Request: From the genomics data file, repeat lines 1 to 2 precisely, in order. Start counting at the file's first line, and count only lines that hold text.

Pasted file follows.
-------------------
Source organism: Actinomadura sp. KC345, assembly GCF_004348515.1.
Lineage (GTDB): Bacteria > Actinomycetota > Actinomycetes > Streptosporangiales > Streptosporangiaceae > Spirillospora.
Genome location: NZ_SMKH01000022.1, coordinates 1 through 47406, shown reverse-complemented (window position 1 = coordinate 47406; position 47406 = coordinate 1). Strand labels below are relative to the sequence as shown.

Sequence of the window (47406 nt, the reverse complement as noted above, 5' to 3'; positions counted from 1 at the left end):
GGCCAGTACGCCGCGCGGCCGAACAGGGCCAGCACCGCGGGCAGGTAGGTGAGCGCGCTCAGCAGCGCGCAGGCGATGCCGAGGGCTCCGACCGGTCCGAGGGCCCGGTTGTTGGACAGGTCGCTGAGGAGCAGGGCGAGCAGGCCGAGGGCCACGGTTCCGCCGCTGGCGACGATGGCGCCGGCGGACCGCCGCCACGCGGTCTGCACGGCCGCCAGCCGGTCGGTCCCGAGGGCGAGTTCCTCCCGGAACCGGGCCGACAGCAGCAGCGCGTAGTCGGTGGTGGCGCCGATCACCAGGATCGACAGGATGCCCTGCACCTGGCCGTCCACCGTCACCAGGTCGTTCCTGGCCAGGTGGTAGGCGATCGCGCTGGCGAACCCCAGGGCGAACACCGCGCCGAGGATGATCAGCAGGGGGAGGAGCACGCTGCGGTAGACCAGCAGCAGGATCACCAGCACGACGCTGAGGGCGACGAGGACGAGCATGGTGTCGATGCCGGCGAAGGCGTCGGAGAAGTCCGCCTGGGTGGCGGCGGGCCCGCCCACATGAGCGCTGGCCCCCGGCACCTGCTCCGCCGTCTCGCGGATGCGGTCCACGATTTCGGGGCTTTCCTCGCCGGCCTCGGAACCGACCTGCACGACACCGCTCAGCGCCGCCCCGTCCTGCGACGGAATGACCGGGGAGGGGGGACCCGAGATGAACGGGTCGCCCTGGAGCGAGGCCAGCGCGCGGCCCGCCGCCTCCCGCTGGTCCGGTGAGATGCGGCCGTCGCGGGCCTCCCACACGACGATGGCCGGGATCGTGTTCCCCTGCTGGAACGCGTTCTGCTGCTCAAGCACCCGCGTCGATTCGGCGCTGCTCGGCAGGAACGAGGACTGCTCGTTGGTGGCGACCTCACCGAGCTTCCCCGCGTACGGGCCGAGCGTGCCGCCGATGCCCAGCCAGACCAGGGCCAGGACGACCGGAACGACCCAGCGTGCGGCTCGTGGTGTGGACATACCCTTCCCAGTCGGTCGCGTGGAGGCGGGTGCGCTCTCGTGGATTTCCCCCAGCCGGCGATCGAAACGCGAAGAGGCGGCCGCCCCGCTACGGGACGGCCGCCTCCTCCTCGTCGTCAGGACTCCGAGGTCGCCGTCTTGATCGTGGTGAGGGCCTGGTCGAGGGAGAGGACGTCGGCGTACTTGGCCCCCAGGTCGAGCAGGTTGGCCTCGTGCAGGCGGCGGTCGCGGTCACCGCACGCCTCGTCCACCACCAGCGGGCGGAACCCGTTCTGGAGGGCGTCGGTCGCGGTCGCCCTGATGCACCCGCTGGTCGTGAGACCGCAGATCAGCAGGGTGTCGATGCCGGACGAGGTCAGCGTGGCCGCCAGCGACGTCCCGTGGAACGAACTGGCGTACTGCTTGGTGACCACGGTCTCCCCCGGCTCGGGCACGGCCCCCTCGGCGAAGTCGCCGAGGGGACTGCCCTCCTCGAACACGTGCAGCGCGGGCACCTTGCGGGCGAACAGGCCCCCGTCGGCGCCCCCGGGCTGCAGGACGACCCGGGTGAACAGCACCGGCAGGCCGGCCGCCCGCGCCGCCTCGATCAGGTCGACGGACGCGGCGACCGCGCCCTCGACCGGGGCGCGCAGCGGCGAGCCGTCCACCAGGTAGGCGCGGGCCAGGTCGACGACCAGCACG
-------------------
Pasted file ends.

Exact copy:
Source organism: Actinomadura sp. KC345, assembly GCF_004348515.1.
Lineage (GTDB): Bacteria > Actinomycetota > Actinomycetes > Streptosporangiales > Streptosporangiaceae > Spirillospora.